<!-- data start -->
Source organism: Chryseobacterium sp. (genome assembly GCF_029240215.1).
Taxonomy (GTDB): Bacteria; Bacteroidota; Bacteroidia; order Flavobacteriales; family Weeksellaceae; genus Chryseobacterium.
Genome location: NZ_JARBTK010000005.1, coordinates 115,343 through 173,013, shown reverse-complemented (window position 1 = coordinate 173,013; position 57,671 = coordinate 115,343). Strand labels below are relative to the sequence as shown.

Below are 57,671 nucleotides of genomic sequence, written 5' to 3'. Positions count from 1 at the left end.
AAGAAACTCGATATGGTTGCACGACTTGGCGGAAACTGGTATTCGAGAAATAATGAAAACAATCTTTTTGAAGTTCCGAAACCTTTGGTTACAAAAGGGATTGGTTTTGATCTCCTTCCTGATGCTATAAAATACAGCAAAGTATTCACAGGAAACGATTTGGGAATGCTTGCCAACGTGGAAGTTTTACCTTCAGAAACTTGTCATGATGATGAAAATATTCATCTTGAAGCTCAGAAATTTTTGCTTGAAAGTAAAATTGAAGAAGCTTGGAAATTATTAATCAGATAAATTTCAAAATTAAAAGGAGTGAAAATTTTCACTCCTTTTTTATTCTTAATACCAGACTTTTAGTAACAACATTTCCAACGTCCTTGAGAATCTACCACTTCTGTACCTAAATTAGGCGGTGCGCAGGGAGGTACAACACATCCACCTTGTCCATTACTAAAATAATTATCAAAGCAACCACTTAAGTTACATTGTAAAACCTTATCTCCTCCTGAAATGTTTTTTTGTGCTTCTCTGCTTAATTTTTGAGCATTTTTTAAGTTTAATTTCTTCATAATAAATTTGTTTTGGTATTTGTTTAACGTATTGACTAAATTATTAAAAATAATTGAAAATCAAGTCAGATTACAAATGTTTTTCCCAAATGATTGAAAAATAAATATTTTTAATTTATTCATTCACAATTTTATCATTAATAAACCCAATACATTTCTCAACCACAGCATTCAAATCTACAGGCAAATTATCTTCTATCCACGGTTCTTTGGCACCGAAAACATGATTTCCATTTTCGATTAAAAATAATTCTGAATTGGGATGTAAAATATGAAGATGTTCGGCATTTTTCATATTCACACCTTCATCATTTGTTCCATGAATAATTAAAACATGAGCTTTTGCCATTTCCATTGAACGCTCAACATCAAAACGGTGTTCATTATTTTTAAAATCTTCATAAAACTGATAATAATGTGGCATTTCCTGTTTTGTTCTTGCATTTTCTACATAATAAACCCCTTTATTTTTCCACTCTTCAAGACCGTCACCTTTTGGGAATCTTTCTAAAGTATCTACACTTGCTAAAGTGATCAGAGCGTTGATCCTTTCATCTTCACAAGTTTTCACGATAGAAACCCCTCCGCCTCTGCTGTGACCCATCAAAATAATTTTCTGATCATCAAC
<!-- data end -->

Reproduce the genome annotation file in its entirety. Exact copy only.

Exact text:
Source organism: Chryseobacterium sp. (genome assembly GCF_029240215.1).
Taxonomy (GTDB): Bacteria; Bacteroidota; Bacteroidia; order Flavobacteriales; family Weeksellaceae; genus Chryseobacterium.
Genome location: NZ_JARBTK010000005.1, coordinates 115,343 through 173,013, shown reverse-complemented (window position 1 = coordinate 173,013; position 57,671 = coordinate 115,343). Strand labels below are relative to the sequence as shown.

Below are 57,671 nucleotides of genomic sequence, written 5' to 3'. Positions count from 1 at the left end.
AAGAAACTCGATATGGTTGCACGACTTGGCGGAAACTGGTATTCGAGAAATAATGAAAACAATCTTTTTGAAGTTCCGAAACCTTTGGTTACAAAAGGGATTGGTTTTGATCTCCTTCCTGATGCTATAAAATACAGCAAAGTATTCACAGGAAACGATTTGGGAATGCTTGCCAACGTGGAAGTTTTACCTTCAGAAACTTGTCATGATGATGAAAATATTCATCTTGAAGCTCAGAAATTTTTGCTTGAAAGTAAAATTGAAGAAGCTTGGAAATTATTAATCAGATAAATTTCAAAATTAAAAGGAGTGAAAATTTTCACTCCTTTTTTATTCTTAATACCAGACTTTTAGTAACAACATTTCCAACGTCCTTGAGAATCTACCACTTCTGTACCTAAATTAGGCGGTGCGCAGGGAGGTACAACACATCCACCTTGTCCATTACTAAAATAATTATCAAAGCAACCACTTAAGTTACATTGTAAAACCTTATCTCCTCCTGAAATGTTTTTTTGTGCTTCTCTGCTTAATTTTTGAGCATTTTTTAAGTTTAATTTCTTCATAATAAATTTGTTTTGGTATTTGTTTAACGTATTGACTAAATTATTAAAAATAATTGAAAATCAAGTCAGATTACAAATGTTTTTCCCAAATGATTGAAAAATAAATATTTTTAATTTATTCATTCACAATTTTATCATTAATAAACCCAATACATTTCTCAACCACAGCATTCAAATCTACAGGCAAATTATCTTCTATCCACGGTTCTTTGGCACCGAAAACATGATTTCCATTTTCGATTAAAAATAATTCTGAATTGGGATGTAAAATATGAAGATGTTCGGCATTTTTCATATTCACACCTTCATCATTTGTTCCATGAATAATTAAAACATGAGCTTTTGCCATTTCCATTGAACGCTCAACATCAAAACGGTGTTCATTATTTTTAAAATCTTCATAAAACTGATAATAATGTGGCATTTCCTGTTTTGTTCTTGCATTTTCTACATAATAAACCCCTTTATTTTTCCACTCTTCAAGACCGTCACCTTTTGGGAATCTTTCTAAAGTATCTACACTTGCTAAAGTGATCAGAGCGTTGATCCTTTCATCTTCACAAGTTTTCACGATAGAAACCCCTCCGCCTCTGCTGTGACCCATCAAAATAATTTTCTGATCATCAAC